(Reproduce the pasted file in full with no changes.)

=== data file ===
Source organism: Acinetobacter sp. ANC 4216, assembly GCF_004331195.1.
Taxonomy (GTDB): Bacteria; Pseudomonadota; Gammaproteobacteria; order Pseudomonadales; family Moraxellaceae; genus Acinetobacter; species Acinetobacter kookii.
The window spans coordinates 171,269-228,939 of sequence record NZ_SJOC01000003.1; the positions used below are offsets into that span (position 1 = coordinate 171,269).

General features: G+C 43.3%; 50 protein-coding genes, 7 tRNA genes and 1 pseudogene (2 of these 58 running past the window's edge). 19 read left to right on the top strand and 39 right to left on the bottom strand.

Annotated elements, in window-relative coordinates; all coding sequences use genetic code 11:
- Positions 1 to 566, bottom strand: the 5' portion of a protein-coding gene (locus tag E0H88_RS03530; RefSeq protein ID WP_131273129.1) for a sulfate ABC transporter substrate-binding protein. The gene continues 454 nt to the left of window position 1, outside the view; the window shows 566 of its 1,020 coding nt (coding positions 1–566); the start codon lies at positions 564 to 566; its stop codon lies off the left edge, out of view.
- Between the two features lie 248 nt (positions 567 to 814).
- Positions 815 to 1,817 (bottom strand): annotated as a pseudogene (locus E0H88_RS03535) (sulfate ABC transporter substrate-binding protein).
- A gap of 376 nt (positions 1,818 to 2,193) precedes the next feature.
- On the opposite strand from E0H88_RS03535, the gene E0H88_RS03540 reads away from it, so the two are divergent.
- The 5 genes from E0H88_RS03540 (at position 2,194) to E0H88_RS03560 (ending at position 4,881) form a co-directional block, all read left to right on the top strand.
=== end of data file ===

Source organism: Acinetobacter sp. ANC 4216, assembly GCF_004331195.1.
Taxonomy (GTDB): Bacteria; Pseudomonadota; Gammaproteobacteria; order Pseudomonadales; family Moraxellaceae; genus Acinetobacter; species Acinetobacter kookii.
The window spans coordinates 171,269-228,939 of sequence record NZ_SJOC01000003.1; the positions used below are offsets into that span (position 1 = coordinate 171,269).

General features: G+C 43.3%; 50 protein-coding genes, 7 tRNA genes and 1 pseudogene (2 of these 58 running past the window's edge). 19 read left to right on the top strand and 39 right to left on the bottom strand.

Annotated elements, in window-relative coordinates; all coding sequences use genetic code 11:
- Positions 1 to 566, bottom strand: the 5' portion of a protein-coding gene (locus tag E0H88_RS03530; RefSeq protein ID WP_131273129.1) for a sulfate ABC transporter substrate-binding protein. The gene continues 454 nt to the left of window position 1, outside the view; the window shows 566 of its 1,020 coding nt (coding positions 1–566); the start codon lies at positions 564 to 566; its stop codon lies off the left edge, out of view.
- Between the two features lie 248 nt (positions 567 to 814).
- Positions 815 to 1,817 (bottom strand): annotated as a pseudogene (locus E0H88_RS03535) (sulfate ABC transporter substrate-binding protein).
- A gap of 376 nt (positions 1,818 to 2,193) precedes the next feature.
- On the opposite strand from E0H88_RS03535, the gene E0H88_RS03540 reads away from it, so the two are divergent.
- The 5 genes from E0H88_RS03540 (at position 2,194) to E0H88_RS03560 (ending at position 4,881) form a co-directional block, all read left to right on the top strand.